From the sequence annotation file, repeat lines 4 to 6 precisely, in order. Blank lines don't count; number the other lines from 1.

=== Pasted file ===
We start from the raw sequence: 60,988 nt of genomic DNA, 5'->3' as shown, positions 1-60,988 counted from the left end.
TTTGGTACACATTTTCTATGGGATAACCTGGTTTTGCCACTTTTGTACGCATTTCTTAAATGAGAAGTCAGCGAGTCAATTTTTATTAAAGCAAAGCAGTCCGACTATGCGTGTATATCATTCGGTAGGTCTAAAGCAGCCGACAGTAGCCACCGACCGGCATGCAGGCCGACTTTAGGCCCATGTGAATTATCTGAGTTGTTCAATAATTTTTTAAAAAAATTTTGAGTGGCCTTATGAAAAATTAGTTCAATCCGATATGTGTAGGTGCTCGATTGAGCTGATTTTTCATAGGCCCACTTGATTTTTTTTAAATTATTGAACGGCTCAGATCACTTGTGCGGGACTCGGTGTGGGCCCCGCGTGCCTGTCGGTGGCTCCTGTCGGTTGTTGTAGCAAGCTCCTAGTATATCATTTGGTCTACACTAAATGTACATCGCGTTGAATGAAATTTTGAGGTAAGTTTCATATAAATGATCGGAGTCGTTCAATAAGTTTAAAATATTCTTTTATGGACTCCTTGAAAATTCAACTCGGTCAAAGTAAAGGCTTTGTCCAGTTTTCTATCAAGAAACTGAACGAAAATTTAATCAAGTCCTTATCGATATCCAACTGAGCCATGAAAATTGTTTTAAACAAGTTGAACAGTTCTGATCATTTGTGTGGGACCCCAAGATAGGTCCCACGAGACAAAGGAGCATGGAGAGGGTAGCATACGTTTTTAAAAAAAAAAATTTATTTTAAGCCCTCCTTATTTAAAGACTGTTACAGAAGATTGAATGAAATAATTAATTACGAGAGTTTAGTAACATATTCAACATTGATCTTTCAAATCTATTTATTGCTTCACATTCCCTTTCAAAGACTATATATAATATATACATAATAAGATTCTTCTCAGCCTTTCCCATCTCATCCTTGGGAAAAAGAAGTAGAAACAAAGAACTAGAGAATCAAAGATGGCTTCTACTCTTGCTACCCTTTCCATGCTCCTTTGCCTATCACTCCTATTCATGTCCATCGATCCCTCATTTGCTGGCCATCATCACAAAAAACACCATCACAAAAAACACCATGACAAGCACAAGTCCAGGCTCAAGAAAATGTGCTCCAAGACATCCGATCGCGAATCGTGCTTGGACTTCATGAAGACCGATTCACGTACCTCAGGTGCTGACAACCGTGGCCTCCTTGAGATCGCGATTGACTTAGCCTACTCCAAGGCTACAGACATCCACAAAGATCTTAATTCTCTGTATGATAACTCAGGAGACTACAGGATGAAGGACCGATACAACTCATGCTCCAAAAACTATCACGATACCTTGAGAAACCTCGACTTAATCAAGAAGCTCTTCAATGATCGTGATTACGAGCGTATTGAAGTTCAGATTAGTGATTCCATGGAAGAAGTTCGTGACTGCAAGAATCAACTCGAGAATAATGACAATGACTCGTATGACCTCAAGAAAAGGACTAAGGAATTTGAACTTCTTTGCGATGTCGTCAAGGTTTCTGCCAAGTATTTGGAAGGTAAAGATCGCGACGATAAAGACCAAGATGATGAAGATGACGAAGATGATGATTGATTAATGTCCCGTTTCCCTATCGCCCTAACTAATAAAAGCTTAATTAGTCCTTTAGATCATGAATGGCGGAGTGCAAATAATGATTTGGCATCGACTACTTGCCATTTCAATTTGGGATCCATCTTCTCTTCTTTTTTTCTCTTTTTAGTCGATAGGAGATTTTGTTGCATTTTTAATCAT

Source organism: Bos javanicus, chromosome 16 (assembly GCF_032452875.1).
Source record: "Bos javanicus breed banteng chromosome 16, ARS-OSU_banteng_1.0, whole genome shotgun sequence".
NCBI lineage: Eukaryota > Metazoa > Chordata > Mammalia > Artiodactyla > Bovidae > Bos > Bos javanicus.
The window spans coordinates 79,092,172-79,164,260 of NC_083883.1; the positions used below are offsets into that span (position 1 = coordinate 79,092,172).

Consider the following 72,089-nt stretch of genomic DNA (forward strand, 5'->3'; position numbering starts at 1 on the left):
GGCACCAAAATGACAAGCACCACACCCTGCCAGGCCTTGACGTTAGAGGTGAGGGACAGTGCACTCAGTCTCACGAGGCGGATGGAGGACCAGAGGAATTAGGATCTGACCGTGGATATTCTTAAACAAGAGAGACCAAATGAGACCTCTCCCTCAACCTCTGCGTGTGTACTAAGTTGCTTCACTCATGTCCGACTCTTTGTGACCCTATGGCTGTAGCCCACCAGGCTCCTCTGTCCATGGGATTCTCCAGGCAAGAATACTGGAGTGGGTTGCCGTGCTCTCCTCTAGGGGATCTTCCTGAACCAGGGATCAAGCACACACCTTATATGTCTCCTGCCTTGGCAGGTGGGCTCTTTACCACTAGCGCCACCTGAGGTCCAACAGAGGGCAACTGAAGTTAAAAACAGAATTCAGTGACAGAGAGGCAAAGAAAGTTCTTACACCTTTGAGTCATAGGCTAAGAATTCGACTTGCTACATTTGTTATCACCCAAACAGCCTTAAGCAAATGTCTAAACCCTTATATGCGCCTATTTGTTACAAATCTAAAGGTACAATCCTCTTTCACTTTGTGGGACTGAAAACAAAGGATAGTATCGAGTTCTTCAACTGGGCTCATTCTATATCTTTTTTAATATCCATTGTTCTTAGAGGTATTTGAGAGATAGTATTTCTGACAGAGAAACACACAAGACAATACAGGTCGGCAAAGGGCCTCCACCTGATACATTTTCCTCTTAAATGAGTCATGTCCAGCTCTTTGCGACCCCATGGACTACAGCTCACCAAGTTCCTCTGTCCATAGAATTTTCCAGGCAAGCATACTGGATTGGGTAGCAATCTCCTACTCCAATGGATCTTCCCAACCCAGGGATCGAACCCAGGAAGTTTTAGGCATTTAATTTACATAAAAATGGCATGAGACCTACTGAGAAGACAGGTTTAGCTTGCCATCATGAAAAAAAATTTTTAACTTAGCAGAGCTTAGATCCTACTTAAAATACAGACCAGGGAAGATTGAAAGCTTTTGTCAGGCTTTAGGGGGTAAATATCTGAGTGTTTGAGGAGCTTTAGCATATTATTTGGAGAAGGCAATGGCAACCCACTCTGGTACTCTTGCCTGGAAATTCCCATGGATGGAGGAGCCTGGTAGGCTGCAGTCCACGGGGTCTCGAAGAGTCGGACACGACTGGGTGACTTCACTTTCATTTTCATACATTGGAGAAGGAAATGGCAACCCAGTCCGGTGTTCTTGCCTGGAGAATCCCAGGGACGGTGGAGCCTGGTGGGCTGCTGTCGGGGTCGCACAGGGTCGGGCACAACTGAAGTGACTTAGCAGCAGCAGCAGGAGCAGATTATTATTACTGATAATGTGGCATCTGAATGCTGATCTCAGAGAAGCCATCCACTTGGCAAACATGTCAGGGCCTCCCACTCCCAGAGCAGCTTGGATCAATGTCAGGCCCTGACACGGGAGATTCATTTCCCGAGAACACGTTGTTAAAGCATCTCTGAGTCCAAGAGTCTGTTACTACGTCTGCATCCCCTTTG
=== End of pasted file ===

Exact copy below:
Source record: "Bos javanicus breed banteng chromosome 16, ARS-OSU_banteng_1.0, whole genome shotgun sequence".
NCBI lineage: Eukaryota > Metazoa > Chordata > Mammalia > Artiodactyla > Bovidae > Bos > Bos javanicus.
The window spans coordinates 79,092,172-79,164,260 of NC_083883.1; the positions used below are offsets into that span (position 1 = coordinate 79,092,172).